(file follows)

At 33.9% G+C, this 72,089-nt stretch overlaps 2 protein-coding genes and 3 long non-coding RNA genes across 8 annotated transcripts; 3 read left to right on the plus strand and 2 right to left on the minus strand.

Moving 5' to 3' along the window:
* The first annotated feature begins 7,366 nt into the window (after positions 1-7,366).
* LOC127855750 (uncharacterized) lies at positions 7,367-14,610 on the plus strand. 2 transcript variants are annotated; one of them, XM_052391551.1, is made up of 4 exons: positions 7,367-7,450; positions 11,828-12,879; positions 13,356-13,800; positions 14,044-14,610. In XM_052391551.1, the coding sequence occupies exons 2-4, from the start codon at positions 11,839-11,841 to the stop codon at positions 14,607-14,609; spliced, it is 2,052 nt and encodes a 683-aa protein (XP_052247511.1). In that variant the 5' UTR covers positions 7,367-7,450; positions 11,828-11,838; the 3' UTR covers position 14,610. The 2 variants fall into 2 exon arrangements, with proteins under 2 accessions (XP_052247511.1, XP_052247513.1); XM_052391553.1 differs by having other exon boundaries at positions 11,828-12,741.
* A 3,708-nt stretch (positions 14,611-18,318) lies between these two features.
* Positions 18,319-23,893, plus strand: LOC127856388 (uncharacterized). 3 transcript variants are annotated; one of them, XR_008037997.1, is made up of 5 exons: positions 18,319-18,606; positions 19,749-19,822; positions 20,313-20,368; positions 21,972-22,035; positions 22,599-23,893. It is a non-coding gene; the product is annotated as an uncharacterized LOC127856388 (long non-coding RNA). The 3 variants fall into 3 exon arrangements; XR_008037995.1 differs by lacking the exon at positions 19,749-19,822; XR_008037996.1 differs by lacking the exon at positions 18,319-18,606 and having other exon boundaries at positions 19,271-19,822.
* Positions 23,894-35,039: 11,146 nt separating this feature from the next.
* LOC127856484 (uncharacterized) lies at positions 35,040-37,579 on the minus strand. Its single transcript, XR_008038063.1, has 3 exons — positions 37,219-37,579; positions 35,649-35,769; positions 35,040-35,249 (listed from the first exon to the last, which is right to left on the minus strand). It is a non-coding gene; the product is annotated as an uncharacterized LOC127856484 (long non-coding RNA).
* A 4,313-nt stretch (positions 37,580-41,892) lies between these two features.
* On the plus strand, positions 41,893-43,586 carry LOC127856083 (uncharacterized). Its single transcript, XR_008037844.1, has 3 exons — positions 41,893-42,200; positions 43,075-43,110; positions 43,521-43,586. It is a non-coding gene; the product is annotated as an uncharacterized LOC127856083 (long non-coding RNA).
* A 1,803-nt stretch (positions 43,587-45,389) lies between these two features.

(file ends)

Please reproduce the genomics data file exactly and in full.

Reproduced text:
At 33.9% G+C, this 72,089-nt stretch overlaps 2 protein-coding genes and 3 long non-coding RNA genes across 8 annotated transcripts; 3 read left to right on the plus strand and 2 right to left on the minus strand.

Moving 5' to 3' along the window:
* The first annotated feature begins 7,366 nt into the window (after positions 1-7,366).
* LOC127855750 (uncharacterized) lies at positions 7,367-14,610 on the plus strand. 2 transcript variants are annotated; one of them, XM_052391551.1, is made up of 4 exons: positions 7,367-7,450; positions 11,828-12,879; positions 13,356-13,800; positions 14,044-14,610. In XM_052391551.1, the coding sequence occupies exons 2-4, from the start codon at positions 11,839-11,841 to the stop codon at positions 14,607-14,609; spliced, it is 2,052 nt and encodes a 683-aa protein (XP_052247511.1). In that variant the 5' UTR covers positions 7,367-7,450; positions 11,828-11,838; the 3' UTR covers position 14,610. The 2 variants fall into 2 exon arrangements, with proteins under 2 accessions (XP_052247511.1, XP_052247513.1); XM_052391553.1 differs by having other exon boundaries at positions 11,828-12,741.
* A 3,708-nt stretch (positions 14,611-18,318) lies between these two features.
* Positions 18,319-23,893, plus strand: LOC127856388 (uncharacterized). 3 transcript variants are annotated; one of them, XR_008037997.1, is made up of 5 exons: positions 18,319-18,606; positions 19,749-19,822; positions 20,313-20,368; positions 21,972-22,035; positions 22,599-23,893. It is a non-coding gene; the product is annotated as an uncharacterized LOC127856388 (long non-coding RNA). The 3 variants fall into 3 exon arrangements; XR_008037995.1 differs by lacking the exon at positions 19,749-19,822; XR_008037996.1 differs by lacking the exon at positions 18,319-18,606 and having other exon boundaries at positions 19,271-19,822.
* Positions 23,894-35,039: 11,146 nt separating this feature from the next.
* LOC127856484 (uncharacterized) lies at positions 35,040-37,579 on the minus strand. Its single transcript, XR_008038063.1, has 3 exons — positions 37,219-37,579; positions 35,649-35,769; positions 35,040-35,249 (listed from the first exon to the last, which is right to left on the minus strand). It is a non-coding gene; the product is annotated as an uncharacterized LOC127856484 (long non-coding RNA).
* A 4,313-nt stretch (positions 37,580-41,892) lies between these two features.
* On the plus strand, positions 41,893-43,586 carry LOC127856083 (uncharacterized). Its single transcript, XR_008037844.1, has 3 exons — positions 41,893-42,200; positions 43,075-43,110; positions 43,521-43,586. It is a non-coding gene; the product is annotated as an uncharacterized LOC127856083 (long non-coding RNA).
* A 1,803-nt stretch (positions 43,587-45,389) lies between these two features.